"She doesn't want her family get sad to see her condition," Erwin said after a 30-minute meeting with Aisyah. "She only delivered a message through us to her father and mother not to be worried and take care of their health."
The public poisoning of Kim Jong Nam, which took place Feb. 13 amid crowds of travelers at the airport, appeared to be a well-planned hit. Kim was dead within hours of the attack, in which two women went up behind him and appeared to smear something onto his face.
Aisyah, 25, has said previously that she was duped into the attack, but Malaysian police say she and the other female suspect, a Vietnamese woman who also is in custody, knew what they were doing.
The revelation that VX nerve agent killed Kim has boosted speculation that North Korea had dispatched a hit squad to Malaysia to kill Kim, whose younger half brother is Kim Jong Un.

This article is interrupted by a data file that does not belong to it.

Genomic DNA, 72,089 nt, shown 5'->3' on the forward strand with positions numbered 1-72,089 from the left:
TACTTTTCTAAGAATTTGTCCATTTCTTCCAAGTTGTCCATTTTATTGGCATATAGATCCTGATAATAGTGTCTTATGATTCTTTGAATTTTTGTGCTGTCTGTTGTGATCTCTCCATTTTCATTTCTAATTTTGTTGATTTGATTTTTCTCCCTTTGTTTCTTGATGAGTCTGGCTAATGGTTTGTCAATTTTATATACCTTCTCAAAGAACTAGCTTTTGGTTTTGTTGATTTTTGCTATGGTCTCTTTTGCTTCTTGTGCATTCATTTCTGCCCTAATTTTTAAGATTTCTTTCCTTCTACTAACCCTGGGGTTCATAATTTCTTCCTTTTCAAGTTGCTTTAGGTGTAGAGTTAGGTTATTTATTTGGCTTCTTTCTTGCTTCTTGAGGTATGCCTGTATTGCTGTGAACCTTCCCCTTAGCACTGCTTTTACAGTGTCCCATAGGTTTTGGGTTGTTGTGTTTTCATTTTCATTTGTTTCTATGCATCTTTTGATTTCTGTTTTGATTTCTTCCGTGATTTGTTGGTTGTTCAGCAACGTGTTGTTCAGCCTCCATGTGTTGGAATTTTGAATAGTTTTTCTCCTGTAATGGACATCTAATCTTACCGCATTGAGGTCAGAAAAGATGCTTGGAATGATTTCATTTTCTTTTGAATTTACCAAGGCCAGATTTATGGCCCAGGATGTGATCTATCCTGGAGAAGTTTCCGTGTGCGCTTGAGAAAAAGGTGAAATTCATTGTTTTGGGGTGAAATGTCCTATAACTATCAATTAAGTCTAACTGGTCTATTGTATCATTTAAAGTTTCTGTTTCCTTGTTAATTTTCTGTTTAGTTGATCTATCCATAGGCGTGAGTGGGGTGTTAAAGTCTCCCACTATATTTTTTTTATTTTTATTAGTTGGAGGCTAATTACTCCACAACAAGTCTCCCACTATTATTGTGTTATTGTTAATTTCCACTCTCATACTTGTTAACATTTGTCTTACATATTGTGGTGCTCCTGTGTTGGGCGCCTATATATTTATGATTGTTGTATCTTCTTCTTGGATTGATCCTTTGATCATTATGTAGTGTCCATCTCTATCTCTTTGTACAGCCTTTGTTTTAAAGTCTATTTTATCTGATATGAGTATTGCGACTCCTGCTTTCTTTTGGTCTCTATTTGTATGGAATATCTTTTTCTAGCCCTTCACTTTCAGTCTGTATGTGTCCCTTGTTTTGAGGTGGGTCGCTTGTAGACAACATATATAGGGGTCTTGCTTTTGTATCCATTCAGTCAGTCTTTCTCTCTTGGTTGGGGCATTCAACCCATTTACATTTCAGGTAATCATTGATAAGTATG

The thick, oily poison was almost certainly produced in a sophisticated state weapons laboratory, experts say, and is banned under international treaties. North Korea, a prime suspect in the case, never signed that treaty, and has spent decades developing a complex chemical weapons program.
Though Kim Jong Nam was not an obvious political threat to his sibling, he may have been seen as a potential rival in the country's dynastic dictatorship.
Malaysia hasn't directly accused the North Korean government of being behind the attack, but officials have said four North Korean men provided the two women with poison. The four fled Malaysia shortly after the killing.
On Saturday, police confirmed that a raid earlier in the week on the outskirts of Kuala Lumpur was part of the investigation. Senior police official Abdul Samah Mat, who is handling the investigation, did not specify what authorities found there, but said the items were being tested for traces of any chemicals.